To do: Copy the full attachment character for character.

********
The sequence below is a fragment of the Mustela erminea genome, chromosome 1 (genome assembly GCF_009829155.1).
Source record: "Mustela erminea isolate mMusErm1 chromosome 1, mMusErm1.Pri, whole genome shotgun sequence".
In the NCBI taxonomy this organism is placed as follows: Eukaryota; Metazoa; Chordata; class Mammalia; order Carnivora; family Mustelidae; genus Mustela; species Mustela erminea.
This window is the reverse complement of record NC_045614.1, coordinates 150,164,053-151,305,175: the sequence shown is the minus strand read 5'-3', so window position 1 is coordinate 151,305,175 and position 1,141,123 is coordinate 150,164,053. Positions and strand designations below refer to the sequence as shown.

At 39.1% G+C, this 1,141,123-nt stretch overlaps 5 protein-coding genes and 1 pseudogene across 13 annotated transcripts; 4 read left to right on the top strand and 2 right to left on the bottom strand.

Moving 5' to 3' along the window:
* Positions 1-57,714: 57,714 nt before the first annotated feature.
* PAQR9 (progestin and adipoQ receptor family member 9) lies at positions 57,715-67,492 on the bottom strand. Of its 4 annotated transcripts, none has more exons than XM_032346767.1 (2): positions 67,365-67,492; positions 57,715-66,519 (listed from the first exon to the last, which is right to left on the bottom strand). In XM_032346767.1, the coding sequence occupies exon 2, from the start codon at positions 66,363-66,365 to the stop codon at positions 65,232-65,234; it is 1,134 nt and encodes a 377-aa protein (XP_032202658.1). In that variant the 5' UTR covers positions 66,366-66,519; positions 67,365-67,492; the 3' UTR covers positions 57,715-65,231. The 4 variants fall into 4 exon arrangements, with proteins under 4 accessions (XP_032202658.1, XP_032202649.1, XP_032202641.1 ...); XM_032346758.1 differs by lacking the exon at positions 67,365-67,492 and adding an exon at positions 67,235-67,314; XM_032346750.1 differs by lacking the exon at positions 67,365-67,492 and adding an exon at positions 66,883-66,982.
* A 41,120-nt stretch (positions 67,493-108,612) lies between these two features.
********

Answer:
The sequence below is a fragment of the Mustela erminea genome, chromosome 1 (genome assembly GCF_009829155.1).
Source record: "Mustela erminea isolate mMusErm1 chromosome 1, mMusErm1.Pri, whole genome shotgun sequence".
In the NCBI taxonomy this organism is placed as follows: Eukaryota; Metazoa; Chordata; class Mammalia; order Carnivora; family Mustelidae; genus Mustela; species Mustela erminea.
This window is the reverse complement of record NC_045614.1, coordinates 150,164,053-151,305,175: the sequence shown is the minus strand read 5'-3', so window position 1 is coordinate 151,305,175 and position 1,141,123 is coordinate 150,164,053. Positions and strand designations below refer to the sequence as shown.

At 39.1% G+C, this 1,141,123-nt stretch overlaps 5 protein-coding genes and 1 pseudogene across 13 annotated transcripts; 4 read left to right on the top strand and 2 right to left on the bottom strand.

Moving 5' to 3' along the window:
* Positions 1-57,714: 57,714 nt before the first annotated feature.
* PAQR9 (progestin and adipoQ receptor family member 9) lies at positions 57,715-67,492 on the bottom strand. Of its 4 annotated transcripts, none has more exons than XM_032346767.1 (2): positions 67,365-67,492; positions 57,715-66,519 (listed from the first exon to the last, which is right to left on the bottom strand). In XM_032346767.1, the coding sequence occupies exon 2, from the start codon at positions 66,363-66,365 to the stop codon at positions 65,232-65,234; it is 1,134 nt and encodes a 377-aa protein (XP_032202658.1). In that variant the 5' UTR covers positions 66,366-66,519; positions 67,365-67,492; the 3' UTR covers positions 57,715-65,231. The 4 variants fall into 4 exon arrangements, with proteins under 4 accessions (XP_032202658.1, XP_032202649.1, XP_032202641.1 ...); XM_032346758.1 differs by lacking the exon at positions 67,365-67,492 and adding an exon at positions 67,235-67,314; XM_032346750.1 differs by lacking the exon at positions 67,365-67,492 and adding an exon at positions 66,883-66,982.
* A 41,120-nt stretch (positions 67,493-108,612) lies between these two features.